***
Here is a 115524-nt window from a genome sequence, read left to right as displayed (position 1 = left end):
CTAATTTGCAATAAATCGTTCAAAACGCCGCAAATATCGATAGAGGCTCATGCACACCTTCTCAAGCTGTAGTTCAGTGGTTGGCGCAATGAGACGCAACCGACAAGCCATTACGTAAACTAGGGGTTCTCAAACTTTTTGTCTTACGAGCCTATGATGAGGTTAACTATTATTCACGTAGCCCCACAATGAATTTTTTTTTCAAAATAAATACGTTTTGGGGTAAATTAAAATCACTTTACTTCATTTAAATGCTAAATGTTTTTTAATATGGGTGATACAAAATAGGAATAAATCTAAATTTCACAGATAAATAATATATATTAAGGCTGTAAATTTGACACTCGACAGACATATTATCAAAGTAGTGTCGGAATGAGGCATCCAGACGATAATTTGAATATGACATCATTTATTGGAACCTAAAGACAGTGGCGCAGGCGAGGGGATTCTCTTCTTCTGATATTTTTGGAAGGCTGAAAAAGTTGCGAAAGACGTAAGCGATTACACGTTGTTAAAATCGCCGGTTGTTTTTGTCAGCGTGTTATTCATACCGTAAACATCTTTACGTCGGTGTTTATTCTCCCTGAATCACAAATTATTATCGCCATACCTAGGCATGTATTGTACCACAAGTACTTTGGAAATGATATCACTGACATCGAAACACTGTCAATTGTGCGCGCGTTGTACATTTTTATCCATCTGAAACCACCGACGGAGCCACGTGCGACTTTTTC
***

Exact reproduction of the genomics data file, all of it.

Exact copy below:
Here is a 115524-nt window from a genome sequence, read left to right as displayed (position 1 = left end):
CTAATTTGCAATAAATCGTTCAAAACGCCGCAAATATCGATAGAGGCTCATGCACACCTTCTCAAGCTGTAGTTCAGTGGTTGGCGCAATGAGACGCAACCGACAAGCCATTACGTAAACTAGGGGTTCTCAAACTTTTTGTCTTACGAGCCTATGATGAGGTTAACTATTATTCACGTAGCCCCACAATGAATTTTTTTTTCAAAATAAATACGTTTTGGGGTAAATTAAAATCACTTTACTTCATTTAAATGCTAAATGTTTTTTAATATGGGTGATACAAAATAGGAATAAATCTAAATTTCACAGATAAATAATATATATTAAGGCTGTAAATTTGACACTCGACAGACATATTATCAAAGTAGTGTCGGAATGAGGCATCCAGACGATAATTTGAATATGACATCATTTATTGGAACCTAAAGACAGTGGCGCAGGCGAGGGGATTCTCTTCTTCTGATATTTTTGGAAGGCTGAAAAAGTTGCGAAAGACGTAAGCGATTACACGTTGTTAAAATCGCCGGTTGTTTTTGTCAGCGTGTTATTCATACCGTAAACATCTTTACGTCGGTGTTTATTCTCCCTGAATCACAAATTATTATCGCCATACCTAGGCATGTATTGTACCACAAGTACTTTGGAAATGATATCACTGACATCGAAACACTGTCAATTGTGCGCGCGTTGTACATTTTTATCCATCTGAAACCACCGACGGAGCCACGTGCGACTTTTTC